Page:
Our view of the Nokia-Microsoft match is that it makes for a good fit on the basis of leveraging a two awkward, slow industry giants that now find themselves out of step with the meteoric rise of the web device environment.
There is a basic miscue. What is changing rapidly is the mode of the business environment that coincides with the structural differences of distributed internet and applications. The “right formulation” for doing business is not just about putting together the right pieces, but about being structured to be flat and responsive.
The large amounts of capital, huge armies of developers, valuable technologies or manufacturing muscle have a degree of importance. However, as recent history has taught, these can be upset by new technology, market evolution and device connectivity reforming modes of business to the flatter, web-centric, simplified open OS environment.
We had thought that Nokia’s best choice was to embrace the level of innovation needed by embracing both the Google and Microsoft OS. The company found itself in the difficult spot of needing to leverage expensive assets including mapping while leveraging still large numbers of handset sales. The agreement does provide Nokia with billions of dollars in return for mapping and other assets, however, these can only be leveraged to the extent that MS Windows Phone 7 is successful.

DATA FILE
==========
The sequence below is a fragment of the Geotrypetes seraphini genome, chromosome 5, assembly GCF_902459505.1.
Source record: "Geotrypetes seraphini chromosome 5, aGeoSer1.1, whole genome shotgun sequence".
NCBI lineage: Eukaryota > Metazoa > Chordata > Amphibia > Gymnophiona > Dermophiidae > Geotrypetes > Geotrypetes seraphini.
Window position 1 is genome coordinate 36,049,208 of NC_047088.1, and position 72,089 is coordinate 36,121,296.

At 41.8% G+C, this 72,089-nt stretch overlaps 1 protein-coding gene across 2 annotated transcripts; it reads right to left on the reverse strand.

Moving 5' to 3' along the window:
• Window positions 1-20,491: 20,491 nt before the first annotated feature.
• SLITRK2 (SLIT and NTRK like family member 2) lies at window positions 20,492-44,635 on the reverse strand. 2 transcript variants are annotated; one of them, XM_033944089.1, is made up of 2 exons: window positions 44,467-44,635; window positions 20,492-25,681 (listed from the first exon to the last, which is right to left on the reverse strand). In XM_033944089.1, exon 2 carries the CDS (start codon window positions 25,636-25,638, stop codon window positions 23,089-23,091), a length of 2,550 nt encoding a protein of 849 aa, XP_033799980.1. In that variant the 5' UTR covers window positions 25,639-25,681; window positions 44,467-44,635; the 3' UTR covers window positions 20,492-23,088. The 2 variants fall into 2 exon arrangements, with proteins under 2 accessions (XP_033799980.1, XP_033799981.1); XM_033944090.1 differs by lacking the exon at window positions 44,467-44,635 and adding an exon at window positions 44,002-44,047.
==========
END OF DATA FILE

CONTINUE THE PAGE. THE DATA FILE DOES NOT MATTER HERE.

Nokia and Microsoft will likely have a degree of success in enterprise markets where Microsoft’s office suite reigns supreme. The problem is their speed of delivering innovations. We think that the merging of the two slow giants is unlikely to result in a restructuring of the basic problems.
The Google and Apple OS platforms are such juggernauts because they precipitate innovations at a pace that thwarts competition. This is made possible by their flatter, less top-down and faster-paced structure. The control of apps stores and subscribed content can come only after capturing the volume and momentum of the open environments. While Microsoft and Nokia retain market share, these are about to be pressed by that rapid convergence of markets.